Pregnancy should last 9 months, but sometimes it doesn't. With medical advances some babies born as early as 22 or 23 weeks can now survive. Truly miraculous! But how are these extremely preterm babies doing long-term?
A University of Gothenburg study examined this issue by following up on all 383 Swedish children born before 24 weeks (most at 23 weeks) between 2007 to 2018 and who survived. At follow-up the children were between 2 to 13 years of age. The researchers found that almost all of the children had serious long-term problems, whether health or developmental problems.
75% of children born before 24 weeks of gestation had neurodevelopmental disorders, including intellectual disabilities (40%), autism (24%), and 55% required habilitation services. 88% of the group had other physical problems - for example, 63% had asthma and 39% failed to thrive and/or were short for their age. Boys were more likely to have intellectual disabilities and visual impairment than girls.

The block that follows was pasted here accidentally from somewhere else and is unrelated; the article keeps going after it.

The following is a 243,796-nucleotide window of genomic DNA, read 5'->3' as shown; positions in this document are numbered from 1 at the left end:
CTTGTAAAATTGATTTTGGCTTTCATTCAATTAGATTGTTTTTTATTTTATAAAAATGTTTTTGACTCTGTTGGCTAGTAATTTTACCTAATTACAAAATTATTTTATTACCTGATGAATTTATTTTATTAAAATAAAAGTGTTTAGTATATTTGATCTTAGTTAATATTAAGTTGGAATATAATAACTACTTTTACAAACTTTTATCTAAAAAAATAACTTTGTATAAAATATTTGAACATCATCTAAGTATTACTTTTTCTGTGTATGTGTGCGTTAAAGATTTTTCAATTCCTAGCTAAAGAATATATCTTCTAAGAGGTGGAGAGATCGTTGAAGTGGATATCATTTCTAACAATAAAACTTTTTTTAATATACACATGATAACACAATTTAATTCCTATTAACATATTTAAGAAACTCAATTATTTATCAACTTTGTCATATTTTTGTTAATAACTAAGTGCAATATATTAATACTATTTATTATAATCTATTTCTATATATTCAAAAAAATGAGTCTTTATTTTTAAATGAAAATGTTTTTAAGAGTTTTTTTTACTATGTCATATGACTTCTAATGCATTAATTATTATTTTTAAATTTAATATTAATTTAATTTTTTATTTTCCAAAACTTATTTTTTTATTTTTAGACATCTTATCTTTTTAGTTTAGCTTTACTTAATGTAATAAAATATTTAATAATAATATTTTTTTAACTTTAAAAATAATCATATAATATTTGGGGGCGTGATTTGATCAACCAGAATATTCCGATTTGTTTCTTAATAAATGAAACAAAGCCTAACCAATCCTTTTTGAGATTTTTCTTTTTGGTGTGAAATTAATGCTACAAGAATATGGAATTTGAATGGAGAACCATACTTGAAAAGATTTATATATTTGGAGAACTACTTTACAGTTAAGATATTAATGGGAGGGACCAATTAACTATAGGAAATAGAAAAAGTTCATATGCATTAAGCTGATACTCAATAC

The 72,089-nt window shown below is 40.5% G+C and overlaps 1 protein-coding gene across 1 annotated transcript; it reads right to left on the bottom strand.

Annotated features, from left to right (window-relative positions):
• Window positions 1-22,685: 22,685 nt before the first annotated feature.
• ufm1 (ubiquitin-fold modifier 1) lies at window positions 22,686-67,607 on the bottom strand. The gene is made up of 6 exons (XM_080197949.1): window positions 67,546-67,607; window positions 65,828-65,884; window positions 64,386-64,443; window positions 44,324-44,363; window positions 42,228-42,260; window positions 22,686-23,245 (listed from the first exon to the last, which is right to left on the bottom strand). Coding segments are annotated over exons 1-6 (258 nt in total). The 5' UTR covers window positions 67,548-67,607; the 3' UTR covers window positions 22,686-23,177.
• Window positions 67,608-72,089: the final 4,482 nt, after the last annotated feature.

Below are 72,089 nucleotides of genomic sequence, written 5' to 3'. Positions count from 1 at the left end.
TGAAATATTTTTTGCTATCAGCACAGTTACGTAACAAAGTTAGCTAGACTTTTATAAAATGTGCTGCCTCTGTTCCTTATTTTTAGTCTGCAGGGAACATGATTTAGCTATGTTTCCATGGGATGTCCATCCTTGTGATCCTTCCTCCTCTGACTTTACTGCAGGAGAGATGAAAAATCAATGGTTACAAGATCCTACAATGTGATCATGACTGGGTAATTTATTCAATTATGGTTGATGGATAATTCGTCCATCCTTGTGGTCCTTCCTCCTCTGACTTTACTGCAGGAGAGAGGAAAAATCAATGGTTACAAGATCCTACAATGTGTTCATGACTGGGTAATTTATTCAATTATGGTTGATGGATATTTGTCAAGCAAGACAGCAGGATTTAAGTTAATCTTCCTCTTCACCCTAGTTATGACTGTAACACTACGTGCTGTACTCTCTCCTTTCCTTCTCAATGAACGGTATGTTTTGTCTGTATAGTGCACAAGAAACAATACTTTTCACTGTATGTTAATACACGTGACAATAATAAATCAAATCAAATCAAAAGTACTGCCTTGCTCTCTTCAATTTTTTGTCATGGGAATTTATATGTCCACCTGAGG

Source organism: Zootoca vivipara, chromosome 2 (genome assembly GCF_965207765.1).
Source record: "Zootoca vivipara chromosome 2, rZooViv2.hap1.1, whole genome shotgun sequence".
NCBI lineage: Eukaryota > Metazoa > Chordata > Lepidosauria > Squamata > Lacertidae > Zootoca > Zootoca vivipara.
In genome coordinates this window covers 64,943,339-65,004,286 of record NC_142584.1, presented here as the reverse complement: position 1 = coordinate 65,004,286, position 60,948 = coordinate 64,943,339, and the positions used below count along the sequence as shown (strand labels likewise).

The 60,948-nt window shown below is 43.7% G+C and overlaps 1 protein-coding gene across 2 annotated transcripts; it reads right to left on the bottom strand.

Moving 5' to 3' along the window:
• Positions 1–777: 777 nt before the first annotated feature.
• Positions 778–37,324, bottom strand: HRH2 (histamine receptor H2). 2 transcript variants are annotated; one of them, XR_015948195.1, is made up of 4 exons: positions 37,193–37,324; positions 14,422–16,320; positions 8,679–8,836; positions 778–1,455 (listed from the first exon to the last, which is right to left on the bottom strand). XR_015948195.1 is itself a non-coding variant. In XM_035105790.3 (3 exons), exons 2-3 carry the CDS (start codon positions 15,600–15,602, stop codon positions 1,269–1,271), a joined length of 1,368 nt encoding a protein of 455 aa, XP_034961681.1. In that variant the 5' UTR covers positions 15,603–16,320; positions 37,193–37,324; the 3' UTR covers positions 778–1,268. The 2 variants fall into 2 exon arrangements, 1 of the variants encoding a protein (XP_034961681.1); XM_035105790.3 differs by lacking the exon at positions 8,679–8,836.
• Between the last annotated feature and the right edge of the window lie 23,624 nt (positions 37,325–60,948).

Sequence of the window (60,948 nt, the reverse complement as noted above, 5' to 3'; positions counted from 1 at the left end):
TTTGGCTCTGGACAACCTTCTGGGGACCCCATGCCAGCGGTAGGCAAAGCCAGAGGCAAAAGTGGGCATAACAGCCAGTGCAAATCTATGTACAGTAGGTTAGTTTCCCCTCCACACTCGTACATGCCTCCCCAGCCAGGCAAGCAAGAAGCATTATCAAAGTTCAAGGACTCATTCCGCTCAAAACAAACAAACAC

Looking at the results in the study (see Table 1), it is clear that babies born at 23 weeks had significantly fewer serious problems than at 22 weeks. Every extra week is important!
From Science Daily: Wide-ranging problems in children born before 24 weeks gestation
In a study of children born after a pregnancy of less than 24 weeks, nearly all (96 percent) proved to have any of the diagnoses studied. According to the study, lead from the University of Gothenburg, neuropsychiatric and somatic diagnoses are prevalent as these extremely preterm infants grow into adulthood. ...continue reading "Babies Born Much Too Early May Have Long-term Problems"